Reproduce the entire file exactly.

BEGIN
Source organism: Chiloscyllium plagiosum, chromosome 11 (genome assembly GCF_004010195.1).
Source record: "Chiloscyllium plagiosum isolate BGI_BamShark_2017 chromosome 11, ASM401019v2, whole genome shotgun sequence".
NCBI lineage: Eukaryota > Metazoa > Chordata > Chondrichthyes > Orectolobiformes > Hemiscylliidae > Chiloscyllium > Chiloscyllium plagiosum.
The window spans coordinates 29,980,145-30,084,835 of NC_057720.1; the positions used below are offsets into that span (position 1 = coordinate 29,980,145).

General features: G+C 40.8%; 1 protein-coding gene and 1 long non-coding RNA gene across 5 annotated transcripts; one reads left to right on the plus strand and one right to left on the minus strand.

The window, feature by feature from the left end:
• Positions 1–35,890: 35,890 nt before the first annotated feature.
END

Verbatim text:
Source organism: Chiloscyllium plagiosum, chromosome 11 (genome assembly GCF_004010195.1).
Source record: "Chiloscyllium plagiosum isolate BGI_BamShark_2017 chromosome 11, ASM401019v2, whole genome shotgun sequence".
NCBI lineage: Eukaryota > Metazoa > Chordata > Chondrichthyes > Orectolobiformes > Hemiscylliidae > Chiloscyllium > Chiloscyllium plagiosum.
The window spans coordinates 29,980,145-30,084,835 of NC_057720.1; the positions used below are offsets into that span (position 1 = coordinate 29,980,145).

General features: G+C 40.8%; 1 protein-coding gene and 1 long non-coding RNA gene across 5 annotated transcripts; one reads left to right on the plus strand and one right to left on the minus strand.

The window, feature by feature from the left end:
• Positions 1–35,890: 35,890 nt before the first annotated feature.